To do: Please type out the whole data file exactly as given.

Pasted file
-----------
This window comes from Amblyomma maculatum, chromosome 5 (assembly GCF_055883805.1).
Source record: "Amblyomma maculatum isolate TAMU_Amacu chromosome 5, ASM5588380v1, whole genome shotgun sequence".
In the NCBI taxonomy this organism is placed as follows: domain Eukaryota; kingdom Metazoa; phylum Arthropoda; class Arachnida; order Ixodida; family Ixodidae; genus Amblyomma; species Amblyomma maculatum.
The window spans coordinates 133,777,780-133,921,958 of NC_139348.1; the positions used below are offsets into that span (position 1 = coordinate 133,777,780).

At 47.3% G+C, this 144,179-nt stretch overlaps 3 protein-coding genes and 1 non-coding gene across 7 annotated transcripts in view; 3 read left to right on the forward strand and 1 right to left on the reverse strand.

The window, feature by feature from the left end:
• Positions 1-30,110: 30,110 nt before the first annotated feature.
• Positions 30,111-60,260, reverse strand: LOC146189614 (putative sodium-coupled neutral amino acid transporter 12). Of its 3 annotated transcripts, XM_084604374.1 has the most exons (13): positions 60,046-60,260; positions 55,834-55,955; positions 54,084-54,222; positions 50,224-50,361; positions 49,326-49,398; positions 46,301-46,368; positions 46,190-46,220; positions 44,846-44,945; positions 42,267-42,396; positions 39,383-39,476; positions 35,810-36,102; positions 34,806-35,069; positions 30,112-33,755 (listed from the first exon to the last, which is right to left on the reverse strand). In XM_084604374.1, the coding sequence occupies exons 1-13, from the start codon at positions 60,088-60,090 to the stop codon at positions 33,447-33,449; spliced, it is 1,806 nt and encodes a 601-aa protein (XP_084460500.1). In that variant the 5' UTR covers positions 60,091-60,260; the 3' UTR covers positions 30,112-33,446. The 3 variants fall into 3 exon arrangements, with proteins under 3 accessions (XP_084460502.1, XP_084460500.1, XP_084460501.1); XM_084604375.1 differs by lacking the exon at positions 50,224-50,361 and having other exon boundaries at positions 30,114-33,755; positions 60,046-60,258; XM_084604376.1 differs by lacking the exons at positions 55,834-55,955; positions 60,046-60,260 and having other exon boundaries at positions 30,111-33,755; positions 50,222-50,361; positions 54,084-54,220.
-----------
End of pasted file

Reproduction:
This window comes from Amblyomma maculatum, chromosome 5 (assembly GCF_055883805.1).
Source record: "Amblyomma maculatum isolate TAMU_Amacu chromosome 5, ASM5588380v1, whole genome shotgun sequence".
In the NCBI taxonomy this organism is placed as follows: domain Eukaryota; kingdom Metazoa; phylum Arthropoda; class Arachnida; order Ixodida; family Ixodidae; genus Amblyomma; species Amblyomma maculatum.
The window spans coordinates 133,777,780-133,921,958 of NC_139348.1; the positions used below are offsets into that span (position 1 = coordinate 133,777,780).

At 47.3% G+C, this 144,179-nt stretch overlaps 3 protein-coding genes and 1 non-coding gene across 7 annotated transcripts in view; 3 read left to right on the forward strand and 1 right to left on the reverse strand.

The window, feature by feature from the left end:
• Positions 1-30,110: 30,110 nt before the first annotated feature.
• Positions 30,111-60,260, reverse strand: LOC146189614 (putative sodium-coupled neutral amino acid transporter 12). Of its 3 annotated transcripts, XM_084604374.1 has the most exons (13): positions 60,046-60,260; positions 55,834-55,955; positions 54,084-54,222; positions 50,224-50,361; positions 49,326-49,398; positions 46,301-46,368; positions 46,190-46,220; positions 44,846-44,945; positions 42,267-42,396; positions 39,383-39,476; positions 35,810-36,102; positions 34,806-35,069; positions 30,112-33,755 (listed from the first exon to the last, which is right to left on the reverse strand). In XM_084604374.1, the coding sequence occupies exons 1-13, from the start codon at positions 60,088-60,090 to the stop codon at positions 33,447-33,449; spliced, it is 1,806 nt and encodes a 601-aa protein (XP_084460500.1). In that variant the 5' UTR covers positions 60,091-60,260; the 3' UTR covers positions 30,112-33,446. The 3 variants fall into 3 exon arrangements, with proteins under 3 accessions (XP_084460502.1, XP_084460500.1, XP_084460501.1); XM_084604375.1 differs by lacking the exon at positions 50,224-50,361 and having other exon boundaries at positions 30,114-33,755; positions 60,046-60,258; XM_084604376.1 differs by lacking the exons at positions 55,834-55,955; positions 60,046-60,260 and having other exon boundaries at positions 30,111-33,755; positions 50,222-50,361; positions 54,084-54,220.